ST. PAUL, Minn. — Minnesota high school hockey and football players are more likely to get concussions than their hoop-shooting or ball-kicking classmates, according to a report released Thursday.
The Minnesota Department of Health collected data from athletic trainers at 36 Twin Cities-area schools during the last academic year to provide the first glimpse at how often high school athletes are concussed, in what sports and for how long.
Their report shows girls and boys hockey have the highest concussion rates, with about 6 in 100 players reporting a concussion. All told, the state estimates 3,000 players were concussed last year — nearly half of them football players.
Concussions were once considered part of the game; just shake it off and get back in there, coaches would say. But lawsuits and settlements from professional players who suffered blows to the head have caused alarm from the big leagues to the youth level, prompting calls for better protection for players and more research.
State officials said their report shouldn't dissuade parents from signing up their kids for hockey or football, nor does it scream a quick fix to cut down on concussions in high school sports. Instead, it should be a signal to parents and coaches that concussions need to be taken just as seriously as broken bones or sprained ankles, Health Commissioner Ed Ehlinger said.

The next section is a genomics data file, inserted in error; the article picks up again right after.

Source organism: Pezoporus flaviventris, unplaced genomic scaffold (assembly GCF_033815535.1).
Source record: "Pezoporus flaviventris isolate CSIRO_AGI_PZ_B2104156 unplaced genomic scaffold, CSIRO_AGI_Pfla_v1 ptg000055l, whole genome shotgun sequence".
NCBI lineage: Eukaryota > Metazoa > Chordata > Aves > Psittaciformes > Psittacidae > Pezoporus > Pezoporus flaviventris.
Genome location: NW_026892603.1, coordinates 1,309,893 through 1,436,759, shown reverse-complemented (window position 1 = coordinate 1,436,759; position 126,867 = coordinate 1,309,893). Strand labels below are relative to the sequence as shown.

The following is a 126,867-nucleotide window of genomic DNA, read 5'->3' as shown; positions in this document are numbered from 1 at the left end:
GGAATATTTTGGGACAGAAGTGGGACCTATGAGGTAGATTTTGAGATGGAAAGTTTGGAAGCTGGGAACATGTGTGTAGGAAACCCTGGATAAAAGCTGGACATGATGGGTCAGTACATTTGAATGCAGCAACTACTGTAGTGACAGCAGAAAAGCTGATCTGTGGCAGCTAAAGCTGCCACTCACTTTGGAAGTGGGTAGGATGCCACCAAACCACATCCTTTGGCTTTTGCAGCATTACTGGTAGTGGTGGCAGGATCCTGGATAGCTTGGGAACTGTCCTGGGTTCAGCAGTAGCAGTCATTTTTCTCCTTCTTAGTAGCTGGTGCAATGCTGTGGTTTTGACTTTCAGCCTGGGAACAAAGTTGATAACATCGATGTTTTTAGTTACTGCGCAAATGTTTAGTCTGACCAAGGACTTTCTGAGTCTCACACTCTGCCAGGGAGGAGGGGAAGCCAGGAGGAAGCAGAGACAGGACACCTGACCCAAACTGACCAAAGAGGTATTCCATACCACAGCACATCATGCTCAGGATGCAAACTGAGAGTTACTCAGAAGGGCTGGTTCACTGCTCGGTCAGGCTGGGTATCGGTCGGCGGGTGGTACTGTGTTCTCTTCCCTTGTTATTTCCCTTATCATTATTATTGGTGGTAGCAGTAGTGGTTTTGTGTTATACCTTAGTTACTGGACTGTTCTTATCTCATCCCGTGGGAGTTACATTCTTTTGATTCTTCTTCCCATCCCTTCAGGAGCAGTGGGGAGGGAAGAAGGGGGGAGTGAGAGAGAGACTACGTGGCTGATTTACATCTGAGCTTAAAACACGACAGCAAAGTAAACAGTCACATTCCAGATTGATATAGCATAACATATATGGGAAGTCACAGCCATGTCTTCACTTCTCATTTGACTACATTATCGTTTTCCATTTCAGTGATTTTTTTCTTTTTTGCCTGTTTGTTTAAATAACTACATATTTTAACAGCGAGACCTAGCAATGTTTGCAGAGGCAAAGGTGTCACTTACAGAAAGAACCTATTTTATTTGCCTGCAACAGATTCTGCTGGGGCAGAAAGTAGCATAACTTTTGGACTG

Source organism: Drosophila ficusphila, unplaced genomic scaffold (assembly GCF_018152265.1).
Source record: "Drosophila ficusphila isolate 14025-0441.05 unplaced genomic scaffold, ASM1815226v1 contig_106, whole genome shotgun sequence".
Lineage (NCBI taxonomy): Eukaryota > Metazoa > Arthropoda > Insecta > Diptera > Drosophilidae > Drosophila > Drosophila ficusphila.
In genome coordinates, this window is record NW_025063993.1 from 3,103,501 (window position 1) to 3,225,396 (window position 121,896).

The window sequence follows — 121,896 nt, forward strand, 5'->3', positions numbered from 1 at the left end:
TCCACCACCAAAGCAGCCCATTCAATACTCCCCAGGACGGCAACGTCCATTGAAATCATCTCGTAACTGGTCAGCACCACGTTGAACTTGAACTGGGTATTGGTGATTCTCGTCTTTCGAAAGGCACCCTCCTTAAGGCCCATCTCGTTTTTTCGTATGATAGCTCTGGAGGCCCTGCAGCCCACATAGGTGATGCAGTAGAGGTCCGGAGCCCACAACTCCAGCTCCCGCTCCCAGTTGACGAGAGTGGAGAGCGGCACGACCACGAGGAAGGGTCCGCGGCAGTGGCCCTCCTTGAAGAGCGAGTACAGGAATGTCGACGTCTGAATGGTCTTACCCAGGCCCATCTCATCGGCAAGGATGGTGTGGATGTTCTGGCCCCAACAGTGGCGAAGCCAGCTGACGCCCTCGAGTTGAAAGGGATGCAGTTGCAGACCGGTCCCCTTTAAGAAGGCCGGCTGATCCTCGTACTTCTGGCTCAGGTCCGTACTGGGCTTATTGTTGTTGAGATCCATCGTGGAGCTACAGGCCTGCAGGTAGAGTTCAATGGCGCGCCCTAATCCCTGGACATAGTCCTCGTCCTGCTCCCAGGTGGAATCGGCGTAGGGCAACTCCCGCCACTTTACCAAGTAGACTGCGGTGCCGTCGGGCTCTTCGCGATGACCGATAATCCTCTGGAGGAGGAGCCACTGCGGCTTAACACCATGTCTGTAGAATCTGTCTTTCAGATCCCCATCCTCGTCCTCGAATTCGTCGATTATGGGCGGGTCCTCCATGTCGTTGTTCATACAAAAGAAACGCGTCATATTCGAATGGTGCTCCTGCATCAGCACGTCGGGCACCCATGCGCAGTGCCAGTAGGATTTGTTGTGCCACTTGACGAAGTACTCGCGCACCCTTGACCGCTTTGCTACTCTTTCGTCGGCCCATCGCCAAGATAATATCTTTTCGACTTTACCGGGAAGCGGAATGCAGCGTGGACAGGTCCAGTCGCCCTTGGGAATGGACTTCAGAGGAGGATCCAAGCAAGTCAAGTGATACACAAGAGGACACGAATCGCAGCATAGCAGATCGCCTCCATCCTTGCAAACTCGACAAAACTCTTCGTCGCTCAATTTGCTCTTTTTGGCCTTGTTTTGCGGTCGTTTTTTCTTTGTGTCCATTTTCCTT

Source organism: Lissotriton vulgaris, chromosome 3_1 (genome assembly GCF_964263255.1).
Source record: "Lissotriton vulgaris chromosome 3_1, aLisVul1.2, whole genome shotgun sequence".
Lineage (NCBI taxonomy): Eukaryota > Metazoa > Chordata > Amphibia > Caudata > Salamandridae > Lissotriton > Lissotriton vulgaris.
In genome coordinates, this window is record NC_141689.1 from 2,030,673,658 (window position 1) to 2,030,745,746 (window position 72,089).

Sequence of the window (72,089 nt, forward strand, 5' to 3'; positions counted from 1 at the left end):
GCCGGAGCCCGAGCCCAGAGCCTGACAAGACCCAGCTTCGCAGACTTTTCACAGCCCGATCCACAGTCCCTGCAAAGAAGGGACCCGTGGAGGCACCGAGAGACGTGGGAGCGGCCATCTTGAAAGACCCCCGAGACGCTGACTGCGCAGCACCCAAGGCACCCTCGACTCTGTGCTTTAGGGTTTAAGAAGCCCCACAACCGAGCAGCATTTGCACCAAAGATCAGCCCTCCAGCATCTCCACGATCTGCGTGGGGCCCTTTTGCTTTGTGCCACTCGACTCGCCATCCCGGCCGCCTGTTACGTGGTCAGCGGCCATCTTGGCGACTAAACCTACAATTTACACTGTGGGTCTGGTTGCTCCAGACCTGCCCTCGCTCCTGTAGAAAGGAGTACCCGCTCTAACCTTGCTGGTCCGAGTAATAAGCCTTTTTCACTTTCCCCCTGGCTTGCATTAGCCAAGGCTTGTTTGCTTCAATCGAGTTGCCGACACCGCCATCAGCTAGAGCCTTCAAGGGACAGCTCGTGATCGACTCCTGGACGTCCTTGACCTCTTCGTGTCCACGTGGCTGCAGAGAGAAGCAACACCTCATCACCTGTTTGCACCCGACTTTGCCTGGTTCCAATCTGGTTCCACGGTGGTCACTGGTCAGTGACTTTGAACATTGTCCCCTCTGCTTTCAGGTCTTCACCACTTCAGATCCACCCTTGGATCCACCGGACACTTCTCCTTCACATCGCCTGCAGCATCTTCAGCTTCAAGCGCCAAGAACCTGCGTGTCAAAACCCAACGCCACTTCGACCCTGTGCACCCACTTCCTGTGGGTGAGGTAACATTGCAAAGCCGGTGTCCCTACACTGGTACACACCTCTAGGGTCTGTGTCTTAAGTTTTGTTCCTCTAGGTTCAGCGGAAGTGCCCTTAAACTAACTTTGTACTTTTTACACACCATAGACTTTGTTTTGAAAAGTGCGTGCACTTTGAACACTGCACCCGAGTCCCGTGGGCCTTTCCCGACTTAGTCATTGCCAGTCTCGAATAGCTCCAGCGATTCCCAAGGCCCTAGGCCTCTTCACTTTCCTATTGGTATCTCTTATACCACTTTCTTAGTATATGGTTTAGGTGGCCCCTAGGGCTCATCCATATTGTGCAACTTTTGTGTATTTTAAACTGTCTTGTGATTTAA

"Be attentive to this. Don't take it lightly," said Lori Glover, director of rehabilitation at the Institute of Athletic Medicine.
Minnesota already has taken steps to address concussions. State lawmakers passed a bill in 2011 requiring coaches to remove young athletes from the game if they show symptoms — headaches, confusion, nausea or vomiting among them — and mandated training for concussion awareness.
Glover, who helped author the study, said their research makes it clear coaches are taking concussions more seriously. In a bright spot, the study found just 5 percent of athletes who took a blow to the head suffered concussion-like symptoms for two weeks or more.
But the concussion numbers also raised plenty of questions: Why are girls more likely to get concussions than boys playing the same sport? Why did concussions peak with high school sophomores, then taper off for 11th and 12th graders?
The state plans to expand its data collection statewide this year to try to answer those questions and others, including whether there's a difference in concussion frequency at urban and rural Minnesota schools.
Ultimately, the state hopes to use concussion data to target specific on-field or training changes that will prevent concussions, said Jon Roesler, an epidemiologist supervisor at the health department. One year of data from 36 schools isn't enough to find a silver bullet, but it's a start, Ehlinger said.
"The data may not say how we change the practice on the field in different sports, but it will change the practice of schools and parents and the community making concussions a bigger issue," Ehlinger said.